Where inputs may even be packages in the repository itself (note the rec keyword). The pattern here is clear, often inputs have the same name of the attributes in the repository itself. Our desire is to pass those inputs from the repository automatically, and in case be able to specify a particular argument (that is, override the automatically passed default argument).

To achieve this, we will define a callPackage function with the following synopsis:
  lib1 = callPackage package1.nix { };
  program2 = callPackage package2.nix { someoverride = overriddenDerivation; };
What should it do?
  • Import the given expression, which in turn returns a function.
  • Determine the name of its arguments.
  • Pass default arguments from the repository set, and let us override those arguments.

Implementing callPackage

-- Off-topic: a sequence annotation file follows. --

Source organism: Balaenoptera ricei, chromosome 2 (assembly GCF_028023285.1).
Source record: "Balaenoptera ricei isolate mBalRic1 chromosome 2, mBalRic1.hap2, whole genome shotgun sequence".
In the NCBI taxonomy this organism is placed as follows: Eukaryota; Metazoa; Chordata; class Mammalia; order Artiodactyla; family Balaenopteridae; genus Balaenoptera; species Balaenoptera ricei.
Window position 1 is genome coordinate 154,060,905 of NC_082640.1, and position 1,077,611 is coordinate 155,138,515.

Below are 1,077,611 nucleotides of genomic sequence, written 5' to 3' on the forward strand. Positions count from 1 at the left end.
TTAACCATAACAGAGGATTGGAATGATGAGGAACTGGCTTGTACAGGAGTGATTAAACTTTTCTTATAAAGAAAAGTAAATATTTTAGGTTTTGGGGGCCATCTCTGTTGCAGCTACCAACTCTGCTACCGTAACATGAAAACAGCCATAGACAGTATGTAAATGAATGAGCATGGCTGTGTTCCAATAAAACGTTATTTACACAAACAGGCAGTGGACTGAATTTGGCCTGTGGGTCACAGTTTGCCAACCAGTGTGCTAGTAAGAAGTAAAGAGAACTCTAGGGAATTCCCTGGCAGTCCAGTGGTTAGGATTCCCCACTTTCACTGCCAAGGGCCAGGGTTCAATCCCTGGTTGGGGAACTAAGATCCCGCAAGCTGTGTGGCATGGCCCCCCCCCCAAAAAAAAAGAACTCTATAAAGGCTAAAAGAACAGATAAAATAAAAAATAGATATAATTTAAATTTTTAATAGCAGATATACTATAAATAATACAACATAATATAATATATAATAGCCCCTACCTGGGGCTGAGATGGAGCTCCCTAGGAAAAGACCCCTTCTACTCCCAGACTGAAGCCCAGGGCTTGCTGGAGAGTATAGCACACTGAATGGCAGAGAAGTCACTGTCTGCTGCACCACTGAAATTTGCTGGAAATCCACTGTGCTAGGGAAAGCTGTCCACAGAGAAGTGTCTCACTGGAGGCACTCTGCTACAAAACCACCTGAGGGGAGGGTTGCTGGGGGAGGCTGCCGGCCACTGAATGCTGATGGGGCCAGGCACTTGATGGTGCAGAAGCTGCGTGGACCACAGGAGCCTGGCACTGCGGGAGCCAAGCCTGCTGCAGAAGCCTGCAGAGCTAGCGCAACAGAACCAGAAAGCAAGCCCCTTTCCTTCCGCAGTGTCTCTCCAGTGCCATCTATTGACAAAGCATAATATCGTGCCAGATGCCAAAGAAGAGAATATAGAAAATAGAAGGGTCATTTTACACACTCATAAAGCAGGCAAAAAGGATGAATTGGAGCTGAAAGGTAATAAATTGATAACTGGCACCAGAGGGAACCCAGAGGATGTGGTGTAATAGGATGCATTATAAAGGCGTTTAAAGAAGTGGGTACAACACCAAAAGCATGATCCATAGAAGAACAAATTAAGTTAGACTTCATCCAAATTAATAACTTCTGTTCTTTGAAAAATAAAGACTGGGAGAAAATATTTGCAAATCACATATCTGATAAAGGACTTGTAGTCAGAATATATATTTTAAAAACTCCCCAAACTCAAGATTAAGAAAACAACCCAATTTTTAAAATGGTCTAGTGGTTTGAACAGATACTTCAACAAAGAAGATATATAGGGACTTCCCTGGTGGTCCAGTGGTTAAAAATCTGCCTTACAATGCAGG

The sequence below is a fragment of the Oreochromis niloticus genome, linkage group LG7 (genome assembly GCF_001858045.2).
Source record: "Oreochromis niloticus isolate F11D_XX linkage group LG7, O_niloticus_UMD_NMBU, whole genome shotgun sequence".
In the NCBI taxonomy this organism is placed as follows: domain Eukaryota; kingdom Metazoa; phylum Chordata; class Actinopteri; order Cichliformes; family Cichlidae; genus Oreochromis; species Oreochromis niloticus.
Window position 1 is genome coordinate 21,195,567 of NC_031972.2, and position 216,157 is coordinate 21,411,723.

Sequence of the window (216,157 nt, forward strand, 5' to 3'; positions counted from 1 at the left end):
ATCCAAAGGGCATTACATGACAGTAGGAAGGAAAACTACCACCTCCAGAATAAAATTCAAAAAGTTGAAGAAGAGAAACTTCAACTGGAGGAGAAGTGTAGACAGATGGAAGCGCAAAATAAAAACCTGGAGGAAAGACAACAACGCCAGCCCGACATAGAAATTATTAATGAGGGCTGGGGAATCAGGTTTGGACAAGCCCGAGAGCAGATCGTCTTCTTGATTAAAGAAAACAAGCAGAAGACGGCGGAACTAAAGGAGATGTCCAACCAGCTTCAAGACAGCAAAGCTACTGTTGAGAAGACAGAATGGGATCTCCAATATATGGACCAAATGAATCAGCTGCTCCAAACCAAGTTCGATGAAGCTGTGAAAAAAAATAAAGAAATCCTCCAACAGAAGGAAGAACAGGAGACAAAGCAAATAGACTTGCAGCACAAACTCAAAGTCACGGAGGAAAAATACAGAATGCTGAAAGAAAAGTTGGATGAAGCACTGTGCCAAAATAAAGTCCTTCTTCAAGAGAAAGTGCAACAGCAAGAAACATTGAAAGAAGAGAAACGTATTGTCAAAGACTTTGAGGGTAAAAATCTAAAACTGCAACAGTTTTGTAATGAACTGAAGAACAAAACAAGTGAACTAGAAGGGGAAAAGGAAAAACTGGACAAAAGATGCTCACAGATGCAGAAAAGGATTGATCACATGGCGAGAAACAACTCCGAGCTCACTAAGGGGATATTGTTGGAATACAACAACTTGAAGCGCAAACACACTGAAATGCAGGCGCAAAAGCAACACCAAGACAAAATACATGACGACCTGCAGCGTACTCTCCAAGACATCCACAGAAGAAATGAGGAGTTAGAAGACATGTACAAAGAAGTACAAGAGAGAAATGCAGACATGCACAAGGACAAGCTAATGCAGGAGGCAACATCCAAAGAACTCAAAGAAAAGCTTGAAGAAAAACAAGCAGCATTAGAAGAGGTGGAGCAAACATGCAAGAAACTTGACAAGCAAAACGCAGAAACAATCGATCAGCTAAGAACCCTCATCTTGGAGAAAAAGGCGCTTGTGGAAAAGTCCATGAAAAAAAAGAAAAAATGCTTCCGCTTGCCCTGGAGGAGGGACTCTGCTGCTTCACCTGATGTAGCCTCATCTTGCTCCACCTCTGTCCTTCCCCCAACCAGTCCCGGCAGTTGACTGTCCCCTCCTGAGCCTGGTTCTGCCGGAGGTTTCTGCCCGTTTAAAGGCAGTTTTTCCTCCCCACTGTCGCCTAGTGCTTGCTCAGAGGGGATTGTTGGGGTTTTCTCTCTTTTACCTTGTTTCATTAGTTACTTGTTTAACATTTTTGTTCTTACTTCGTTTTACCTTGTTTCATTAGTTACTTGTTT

First of all, we need a way to introspect (reflection or whatever) at runtime the argument names of a function. That's because we want to automatically pass such arguments.

Then callPackage requires access to the whole packages set, because it needs to find the packages to pass automatically.

We start off simple with nix-repl:
nix-repl> add = { a ? 3, b }: a+b
nix-repl> builtins.functionArgs add
{ a = true; b = false; }
Nix provides a builtin function to introspect the names of the arguments of a function. In addition, for each argument, it tells whether the argument has a default value or not. We don't really care about default values in our case. We are only interested in the argument names.

Now we need a set with all the values, let's call it values.  And a way to intersect the attributes of values with the function arguments: